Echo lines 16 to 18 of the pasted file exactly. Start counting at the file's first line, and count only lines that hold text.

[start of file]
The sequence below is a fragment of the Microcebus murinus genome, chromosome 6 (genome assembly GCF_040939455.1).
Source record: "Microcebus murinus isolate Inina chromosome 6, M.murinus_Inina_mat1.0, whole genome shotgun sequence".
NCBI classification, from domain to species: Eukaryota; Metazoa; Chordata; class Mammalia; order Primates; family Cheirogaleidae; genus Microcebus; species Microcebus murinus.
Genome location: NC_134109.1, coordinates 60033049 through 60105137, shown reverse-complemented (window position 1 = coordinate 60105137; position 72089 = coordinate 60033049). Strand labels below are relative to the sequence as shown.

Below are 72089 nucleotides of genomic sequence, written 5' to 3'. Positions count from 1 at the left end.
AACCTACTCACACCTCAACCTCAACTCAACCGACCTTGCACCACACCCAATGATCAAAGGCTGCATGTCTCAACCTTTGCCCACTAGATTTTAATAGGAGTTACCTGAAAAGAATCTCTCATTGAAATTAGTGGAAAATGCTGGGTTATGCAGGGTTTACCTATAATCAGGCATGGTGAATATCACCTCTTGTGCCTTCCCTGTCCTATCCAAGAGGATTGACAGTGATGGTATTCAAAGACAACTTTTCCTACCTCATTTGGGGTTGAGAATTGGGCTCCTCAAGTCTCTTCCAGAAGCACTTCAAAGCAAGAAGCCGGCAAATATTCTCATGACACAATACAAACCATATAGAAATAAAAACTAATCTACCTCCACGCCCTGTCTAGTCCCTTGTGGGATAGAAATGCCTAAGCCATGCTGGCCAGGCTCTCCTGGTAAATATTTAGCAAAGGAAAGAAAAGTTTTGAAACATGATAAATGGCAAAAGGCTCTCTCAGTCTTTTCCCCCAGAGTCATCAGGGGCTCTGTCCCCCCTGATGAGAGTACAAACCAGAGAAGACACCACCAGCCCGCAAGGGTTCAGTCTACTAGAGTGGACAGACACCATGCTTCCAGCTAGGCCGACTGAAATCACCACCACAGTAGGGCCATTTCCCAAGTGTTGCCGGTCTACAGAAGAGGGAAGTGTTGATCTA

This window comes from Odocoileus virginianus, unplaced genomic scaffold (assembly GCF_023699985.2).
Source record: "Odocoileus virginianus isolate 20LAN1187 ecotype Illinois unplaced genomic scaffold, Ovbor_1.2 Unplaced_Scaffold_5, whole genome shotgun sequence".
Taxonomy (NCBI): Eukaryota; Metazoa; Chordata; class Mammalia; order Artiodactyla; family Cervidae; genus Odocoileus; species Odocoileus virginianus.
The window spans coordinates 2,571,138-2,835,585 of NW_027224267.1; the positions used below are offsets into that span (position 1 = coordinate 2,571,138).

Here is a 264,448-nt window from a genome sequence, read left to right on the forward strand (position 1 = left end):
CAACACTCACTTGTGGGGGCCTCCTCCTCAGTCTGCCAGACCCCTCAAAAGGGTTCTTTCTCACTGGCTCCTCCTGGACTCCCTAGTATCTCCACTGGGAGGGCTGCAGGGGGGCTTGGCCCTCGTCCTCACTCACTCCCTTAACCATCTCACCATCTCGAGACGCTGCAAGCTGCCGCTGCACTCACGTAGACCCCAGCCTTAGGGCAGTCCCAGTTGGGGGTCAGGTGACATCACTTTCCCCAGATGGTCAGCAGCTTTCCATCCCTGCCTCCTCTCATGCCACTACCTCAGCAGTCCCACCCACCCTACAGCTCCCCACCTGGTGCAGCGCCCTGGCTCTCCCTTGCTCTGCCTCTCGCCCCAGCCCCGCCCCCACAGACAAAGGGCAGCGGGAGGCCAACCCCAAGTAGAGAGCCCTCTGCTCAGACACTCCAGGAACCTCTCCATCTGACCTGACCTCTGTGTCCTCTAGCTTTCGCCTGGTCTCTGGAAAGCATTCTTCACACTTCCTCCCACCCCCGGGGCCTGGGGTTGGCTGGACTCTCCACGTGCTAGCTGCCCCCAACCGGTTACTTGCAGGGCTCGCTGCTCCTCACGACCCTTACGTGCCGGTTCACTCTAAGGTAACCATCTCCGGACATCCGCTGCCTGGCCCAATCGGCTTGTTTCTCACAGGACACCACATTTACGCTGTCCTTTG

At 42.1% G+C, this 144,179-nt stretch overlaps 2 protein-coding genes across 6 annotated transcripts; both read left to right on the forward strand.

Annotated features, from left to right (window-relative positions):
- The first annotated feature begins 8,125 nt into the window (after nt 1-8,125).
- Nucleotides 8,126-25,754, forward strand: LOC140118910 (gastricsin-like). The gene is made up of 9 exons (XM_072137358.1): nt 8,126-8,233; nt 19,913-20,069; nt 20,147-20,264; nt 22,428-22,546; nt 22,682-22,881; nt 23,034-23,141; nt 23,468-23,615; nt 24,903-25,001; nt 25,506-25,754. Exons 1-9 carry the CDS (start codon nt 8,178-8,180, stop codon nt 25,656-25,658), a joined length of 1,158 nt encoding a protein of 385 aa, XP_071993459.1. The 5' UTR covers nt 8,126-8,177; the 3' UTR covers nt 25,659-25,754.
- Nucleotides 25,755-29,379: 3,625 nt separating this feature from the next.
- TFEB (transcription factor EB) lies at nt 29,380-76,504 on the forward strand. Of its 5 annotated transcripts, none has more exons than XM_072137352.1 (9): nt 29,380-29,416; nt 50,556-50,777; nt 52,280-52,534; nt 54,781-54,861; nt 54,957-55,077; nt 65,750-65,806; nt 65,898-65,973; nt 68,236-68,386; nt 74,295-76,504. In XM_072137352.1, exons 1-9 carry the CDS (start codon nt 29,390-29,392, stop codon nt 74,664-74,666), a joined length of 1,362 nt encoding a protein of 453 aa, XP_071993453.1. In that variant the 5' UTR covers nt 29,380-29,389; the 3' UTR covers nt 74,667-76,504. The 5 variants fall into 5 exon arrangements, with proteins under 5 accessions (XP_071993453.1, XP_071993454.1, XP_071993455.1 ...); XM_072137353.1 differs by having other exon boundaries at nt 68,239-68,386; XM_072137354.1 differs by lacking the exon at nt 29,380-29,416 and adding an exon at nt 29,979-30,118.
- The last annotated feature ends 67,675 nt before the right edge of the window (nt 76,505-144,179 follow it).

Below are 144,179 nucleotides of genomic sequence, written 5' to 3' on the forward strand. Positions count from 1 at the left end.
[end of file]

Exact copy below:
- Nucleotides 8,126-25,754, forward strand: LOC140118910 (gastricsin-like). The gene is made up of 9 exons (XM_072137358.1): nt 8,126-8,233; nt 19,913-20,069; nt 20,147-20,264; nt 22,428-22,546; nt 22,682-22,881; nt 23,034-23,141; nt 23,468-23,615; nt 24,903-25,001; nt 25,506-25,754. Exons 1-9 carry the CDS (start codon nt 8,178-8,180, stop codon nt 25,656-25,658), a joined length of 1,158 nt encoding a protein of 385 aa, XP_071993459.1. The 5' UTR covers nt 8,126-8,177; the 3' UTR covers nt 25,659-25,754.
- Nucleotides 25,755-29,379: 3,625 nt separating this feature from the next.
- TFEB (transcription factor EB) lies at nt 29,380-76,504 on the forward strand. Of its 5 annotated transcripts, none has more exons than XM_072137352.1 (9): nt 29,380-29,416; nt 50,556-50,777; nt 52,280-52,534; nt 54,781-54,861; nt 54,957-55,077; nt 65,750-65,806; nt 65,898-65,973; nt 68,236-68,386; nt 74,295-76,504. In XM_072137352.1, exons 1-9 carry the CDS (start codon nt 29,390-29,392, stop codon nt 74,664-74,666), a joined length of 1,362 nt encoding a protein of 453 aa, XP_071993453.1. In that variant the 5' UTR covers nt 29,380-29,389; the 3' UTR covers nt 74,667-76,504. The 5 variants fall into 5 exon arrangements, with proteins under 5 accessions (XP_071993453.1, XP_071993454.1, XP_071993455.1 ...); XM_072137353.1 differs by having other exon boundaries at nt 68,239-68,386; XM_072137354.1 differs by lacking the exon at nt 29,380-29,416 and adding an exon at nt 29,979-30,118.